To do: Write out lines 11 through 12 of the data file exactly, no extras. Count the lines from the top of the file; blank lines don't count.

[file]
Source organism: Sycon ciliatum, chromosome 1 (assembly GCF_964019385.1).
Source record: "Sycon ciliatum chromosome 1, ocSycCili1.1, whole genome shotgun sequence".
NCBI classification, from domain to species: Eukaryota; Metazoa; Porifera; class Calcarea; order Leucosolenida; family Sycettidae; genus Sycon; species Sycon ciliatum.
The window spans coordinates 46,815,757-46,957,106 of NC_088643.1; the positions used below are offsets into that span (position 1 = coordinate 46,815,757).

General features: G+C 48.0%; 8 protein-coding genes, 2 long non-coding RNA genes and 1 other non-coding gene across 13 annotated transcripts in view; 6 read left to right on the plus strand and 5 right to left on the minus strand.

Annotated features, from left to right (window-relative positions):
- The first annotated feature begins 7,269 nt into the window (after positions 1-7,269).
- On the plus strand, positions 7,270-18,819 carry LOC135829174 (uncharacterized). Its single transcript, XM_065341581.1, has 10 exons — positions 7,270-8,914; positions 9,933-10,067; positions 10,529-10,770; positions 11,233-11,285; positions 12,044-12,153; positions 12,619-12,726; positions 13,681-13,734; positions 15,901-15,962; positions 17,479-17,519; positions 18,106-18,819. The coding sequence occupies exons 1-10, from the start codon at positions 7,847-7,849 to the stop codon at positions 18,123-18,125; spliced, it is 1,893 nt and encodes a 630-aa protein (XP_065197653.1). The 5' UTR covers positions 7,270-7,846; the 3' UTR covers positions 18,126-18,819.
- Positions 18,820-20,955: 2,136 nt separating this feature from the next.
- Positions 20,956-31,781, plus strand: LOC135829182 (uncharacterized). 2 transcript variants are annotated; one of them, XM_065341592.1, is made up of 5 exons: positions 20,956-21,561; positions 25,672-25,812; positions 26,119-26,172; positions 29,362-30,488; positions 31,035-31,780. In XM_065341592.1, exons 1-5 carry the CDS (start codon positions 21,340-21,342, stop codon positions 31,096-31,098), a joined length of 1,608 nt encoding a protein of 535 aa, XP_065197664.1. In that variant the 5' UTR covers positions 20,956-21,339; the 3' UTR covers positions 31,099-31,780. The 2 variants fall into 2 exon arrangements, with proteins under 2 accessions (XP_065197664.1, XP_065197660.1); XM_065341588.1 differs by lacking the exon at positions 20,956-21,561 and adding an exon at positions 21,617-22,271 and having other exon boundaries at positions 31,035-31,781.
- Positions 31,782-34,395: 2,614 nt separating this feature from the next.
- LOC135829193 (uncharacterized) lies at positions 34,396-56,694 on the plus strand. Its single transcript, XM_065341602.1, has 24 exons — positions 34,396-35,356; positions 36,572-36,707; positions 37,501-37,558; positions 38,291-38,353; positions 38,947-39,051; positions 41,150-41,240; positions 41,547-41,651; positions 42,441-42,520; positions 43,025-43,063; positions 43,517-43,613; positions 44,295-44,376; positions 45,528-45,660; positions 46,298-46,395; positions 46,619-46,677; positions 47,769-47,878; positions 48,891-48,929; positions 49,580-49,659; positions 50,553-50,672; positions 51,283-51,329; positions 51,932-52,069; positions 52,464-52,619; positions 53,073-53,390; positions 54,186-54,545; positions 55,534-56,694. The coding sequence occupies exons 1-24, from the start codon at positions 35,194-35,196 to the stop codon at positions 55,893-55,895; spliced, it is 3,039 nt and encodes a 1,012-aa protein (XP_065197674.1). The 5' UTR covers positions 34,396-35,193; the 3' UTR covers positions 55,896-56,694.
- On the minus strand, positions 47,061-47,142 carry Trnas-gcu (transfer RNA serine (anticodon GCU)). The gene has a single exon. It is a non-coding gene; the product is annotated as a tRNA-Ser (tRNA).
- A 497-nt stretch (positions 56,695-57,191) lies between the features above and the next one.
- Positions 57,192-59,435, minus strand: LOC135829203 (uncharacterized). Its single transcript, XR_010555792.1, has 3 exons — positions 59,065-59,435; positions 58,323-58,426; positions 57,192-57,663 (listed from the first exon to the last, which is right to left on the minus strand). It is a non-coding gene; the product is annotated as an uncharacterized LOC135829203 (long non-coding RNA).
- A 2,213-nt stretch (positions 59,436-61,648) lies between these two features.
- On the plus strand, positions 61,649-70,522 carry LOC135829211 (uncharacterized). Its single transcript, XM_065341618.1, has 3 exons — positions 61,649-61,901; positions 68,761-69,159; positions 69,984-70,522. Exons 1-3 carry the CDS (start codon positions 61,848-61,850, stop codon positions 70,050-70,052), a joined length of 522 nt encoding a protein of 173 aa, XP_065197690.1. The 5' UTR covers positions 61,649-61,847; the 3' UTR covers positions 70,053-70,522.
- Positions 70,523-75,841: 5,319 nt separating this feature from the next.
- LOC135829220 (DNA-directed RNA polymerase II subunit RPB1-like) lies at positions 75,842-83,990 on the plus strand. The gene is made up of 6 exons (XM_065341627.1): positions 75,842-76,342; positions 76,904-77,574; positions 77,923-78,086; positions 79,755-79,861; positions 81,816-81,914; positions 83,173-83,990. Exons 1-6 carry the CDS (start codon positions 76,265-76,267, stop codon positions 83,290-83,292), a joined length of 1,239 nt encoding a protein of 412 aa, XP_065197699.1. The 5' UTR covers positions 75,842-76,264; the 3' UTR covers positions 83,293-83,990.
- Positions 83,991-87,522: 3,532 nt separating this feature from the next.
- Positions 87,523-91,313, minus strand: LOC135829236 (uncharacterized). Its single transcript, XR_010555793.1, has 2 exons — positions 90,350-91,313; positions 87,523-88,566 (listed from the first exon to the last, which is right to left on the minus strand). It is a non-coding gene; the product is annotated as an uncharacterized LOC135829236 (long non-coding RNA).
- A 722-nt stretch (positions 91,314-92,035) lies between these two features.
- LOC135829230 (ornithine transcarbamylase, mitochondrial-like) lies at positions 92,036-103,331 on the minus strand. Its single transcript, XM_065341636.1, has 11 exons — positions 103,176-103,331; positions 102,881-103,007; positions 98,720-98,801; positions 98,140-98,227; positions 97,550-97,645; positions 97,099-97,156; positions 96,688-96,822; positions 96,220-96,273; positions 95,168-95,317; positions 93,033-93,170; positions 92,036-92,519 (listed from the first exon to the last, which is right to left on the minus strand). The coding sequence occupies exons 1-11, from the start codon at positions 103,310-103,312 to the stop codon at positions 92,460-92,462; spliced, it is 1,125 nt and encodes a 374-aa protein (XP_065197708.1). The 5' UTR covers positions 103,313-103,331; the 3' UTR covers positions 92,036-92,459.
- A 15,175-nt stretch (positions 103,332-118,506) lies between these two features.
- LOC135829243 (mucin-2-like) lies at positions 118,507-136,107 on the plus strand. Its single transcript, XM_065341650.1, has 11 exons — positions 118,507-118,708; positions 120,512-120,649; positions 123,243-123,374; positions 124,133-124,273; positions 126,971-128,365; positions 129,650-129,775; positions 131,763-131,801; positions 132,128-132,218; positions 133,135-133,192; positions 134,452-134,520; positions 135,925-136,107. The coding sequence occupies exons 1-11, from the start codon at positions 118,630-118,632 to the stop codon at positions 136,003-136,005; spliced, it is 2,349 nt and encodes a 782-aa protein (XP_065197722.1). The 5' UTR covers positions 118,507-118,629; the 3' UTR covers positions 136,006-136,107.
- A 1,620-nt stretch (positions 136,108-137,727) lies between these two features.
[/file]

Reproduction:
- Positions 31,782-34,395: 2,614 nt separating this feature from the next.
- LOC135829193 (uncharacterized) lies at positions 34,396-56,694 on the plus strand. Its single transcript, XM_065341602.1, has 24 exons — positions 34,396-35,356; positions 36,572-36,707; positions 37,501-37,558; positions 38,291-38,353; positions 38,947-39,051; positions 41,150-41,240; positions 41,547-41,651; positions 42,441-42,520; positions 43,025-43,063; positions 43,517-43,613; positions 44,295-44,376; positions 45,528-45,660; positions 46,298-46,395; positions 46,619-46,677; positions 47,769-47,878; positions 48,891-48,929; positions 49,580-49,659; positions 50,553-50,672; positions 51,283-51,329; positions 51,932-52,069; positions 52,464-52,619; positions 53,073-53,390; positions 54,186-54,545; positions 55,534-56,694. The coding sequence occupies exons 1-24, from the start codon at positions 35,194-35,196 to the stop codon at positions 55,893-55,895; spliced, it is 3,039 nt and encodes a 1,012-aa protein (XP_065197674.1). The 5' UTR covers positions 34,396-35,193; the 3' UTR covers positions 55,896-56,694.